On the horizon, moreover, closes the long perspective of the sky. There you perceive that an ordinary sky of clouds—not a thunder sky—is not a wall but the underside of a floor. You see the clouds that repeat each other grow smaller by distance; and you find a new unity in the sky and earth that gather alike the great lines of their designs to the same distant close. There is no longer an alien sky, tossed up in unintelligible heights above a world that is subject to intelligible perspective.
Of all the things that London has foregone, the most to be regretted is the horizon. Not the bark of the trees in its right colour; not the spirit of the growing grass, which has in some way escaped from the parks; not the smell of the earth unmingled with the odour of soot; but rather the mere horizon. No doubt the sun makes a beautiful thing of the London smoke at times, and in some places of the sky; but not there, not where the soft sharp distance ought to shine. To be dull there is to put all relations and comparisons in the wrong, and to make the sky lawless.
A horizon dark with storm is another thing. The weather darkens the line and defines it, or mingles it with the raining cloud; or softly dims it, or blackens it against a gleam of narrow sunshine in the sky. The stormy horizon will take wing, and the sunny. Go high enough, and you can raise the light from beyond the shower, and the shadow from behind the ray. Only the shapeless and lifeless smoke disobeys and defeats the summer of the eyes.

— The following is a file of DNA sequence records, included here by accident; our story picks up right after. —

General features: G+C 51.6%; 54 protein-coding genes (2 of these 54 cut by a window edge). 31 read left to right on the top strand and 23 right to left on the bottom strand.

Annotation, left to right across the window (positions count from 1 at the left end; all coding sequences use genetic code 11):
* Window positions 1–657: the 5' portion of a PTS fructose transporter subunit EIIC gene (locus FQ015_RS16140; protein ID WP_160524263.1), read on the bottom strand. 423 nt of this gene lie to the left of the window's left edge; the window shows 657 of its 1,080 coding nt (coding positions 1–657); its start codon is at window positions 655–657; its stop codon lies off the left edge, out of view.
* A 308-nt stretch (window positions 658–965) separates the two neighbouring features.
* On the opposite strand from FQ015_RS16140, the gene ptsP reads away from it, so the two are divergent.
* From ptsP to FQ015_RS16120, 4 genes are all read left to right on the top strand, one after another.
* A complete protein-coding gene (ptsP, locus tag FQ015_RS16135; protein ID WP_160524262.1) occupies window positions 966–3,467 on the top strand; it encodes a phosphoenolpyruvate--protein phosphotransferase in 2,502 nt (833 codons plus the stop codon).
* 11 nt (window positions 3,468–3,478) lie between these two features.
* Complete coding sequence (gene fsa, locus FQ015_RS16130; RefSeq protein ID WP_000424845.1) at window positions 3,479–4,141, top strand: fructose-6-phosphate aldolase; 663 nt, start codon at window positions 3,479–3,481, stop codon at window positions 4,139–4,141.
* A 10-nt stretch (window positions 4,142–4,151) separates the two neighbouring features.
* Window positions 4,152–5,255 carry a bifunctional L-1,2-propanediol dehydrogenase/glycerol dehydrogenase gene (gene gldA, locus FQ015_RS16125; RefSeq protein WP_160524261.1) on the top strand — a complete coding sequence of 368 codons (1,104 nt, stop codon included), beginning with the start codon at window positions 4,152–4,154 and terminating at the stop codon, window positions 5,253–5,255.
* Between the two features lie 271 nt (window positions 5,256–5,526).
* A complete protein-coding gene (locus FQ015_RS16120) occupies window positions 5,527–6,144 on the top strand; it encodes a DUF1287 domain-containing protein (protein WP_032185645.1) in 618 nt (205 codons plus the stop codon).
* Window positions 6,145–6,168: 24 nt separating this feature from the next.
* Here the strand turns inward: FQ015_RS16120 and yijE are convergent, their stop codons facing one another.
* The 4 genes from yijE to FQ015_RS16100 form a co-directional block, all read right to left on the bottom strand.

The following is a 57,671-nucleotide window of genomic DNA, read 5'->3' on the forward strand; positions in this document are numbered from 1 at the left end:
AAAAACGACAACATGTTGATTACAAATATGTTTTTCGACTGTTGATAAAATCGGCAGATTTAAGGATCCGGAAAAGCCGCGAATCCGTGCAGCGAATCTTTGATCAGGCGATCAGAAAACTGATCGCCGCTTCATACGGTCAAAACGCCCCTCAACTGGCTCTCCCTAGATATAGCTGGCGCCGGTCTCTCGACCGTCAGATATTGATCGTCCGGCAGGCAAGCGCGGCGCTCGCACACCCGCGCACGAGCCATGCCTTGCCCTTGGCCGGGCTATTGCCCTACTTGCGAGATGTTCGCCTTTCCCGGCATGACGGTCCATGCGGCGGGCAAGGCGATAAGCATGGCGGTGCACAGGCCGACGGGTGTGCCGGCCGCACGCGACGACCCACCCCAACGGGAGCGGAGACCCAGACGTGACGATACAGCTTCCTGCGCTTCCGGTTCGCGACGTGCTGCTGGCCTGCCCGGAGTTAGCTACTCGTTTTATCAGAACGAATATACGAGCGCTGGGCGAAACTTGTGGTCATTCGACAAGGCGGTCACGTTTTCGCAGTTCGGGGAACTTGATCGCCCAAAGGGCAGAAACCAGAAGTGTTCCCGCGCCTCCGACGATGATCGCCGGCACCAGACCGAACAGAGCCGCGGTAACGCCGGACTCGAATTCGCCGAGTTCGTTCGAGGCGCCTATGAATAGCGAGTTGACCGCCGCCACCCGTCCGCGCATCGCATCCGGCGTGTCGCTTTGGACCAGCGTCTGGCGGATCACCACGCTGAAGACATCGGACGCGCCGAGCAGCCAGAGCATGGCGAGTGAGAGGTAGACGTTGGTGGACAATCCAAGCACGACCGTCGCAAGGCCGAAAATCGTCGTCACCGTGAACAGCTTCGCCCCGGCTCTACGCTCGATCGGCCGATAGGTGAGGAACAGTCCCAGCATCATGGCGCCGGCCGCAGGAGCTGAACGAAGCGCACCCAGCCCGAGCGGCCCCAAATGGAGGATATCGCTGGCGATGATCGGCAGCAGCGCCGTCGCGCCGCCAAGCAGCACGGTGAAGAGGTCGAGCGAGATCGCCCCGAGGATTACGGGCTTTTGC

Up at the top of the seaward hill your first thought is one of some compassion for sailors, inasmuch as they see but little of their sea. A child on a mere Channel cliff looks upon spaces and sizes that they cannot see in the Pacific, on the ocean side of the world. Never in the solitude of the blue water, never between the Cape of Good Hope and Cape Horn, never between the Islands and the West, has the seaman seen anything but a little circle of sea. The Ancient Mariner, when he was alone, did but drift through a thousand narrow solitudes. The sailor has nothing but his mast, indeed. And but for his mast he would be isolated in as small a world as that of a traveller through the plains.
Round the plains the horizon lies with folded wings. It keeps them so perpetually for man, and opens them only for the bird, replying to flight with flight.
A close circlet of waves is the sailor’s famous offing. His offing hardly deserves the name of horizon. To hear him you might think something of his offing, but you do not so when you sit down in the centre of it.
As the upspringing of all things at your going up the heights, so steady, so swift, is the subsidence at your descent. The further sea lies away, hill folds down behind hill. The whole upstanding world, with its looks serene and alert, its distant replies, its signals of many miles, its signs and communications of light, gathers down and pauses. This flock of birds which is the mobile landscape wheels and goes to earth. The Cardinal weighs down the audience with his downward hands. Farewell to the most delicate horizon.
Meynell, Alice. “The horizon.” 1898. Quotidiana. Ed. Patrick Madden. 31 Jan 2008. 13 Dec 2013 <http://essays.quotidiana.org/meynell/horizon/>.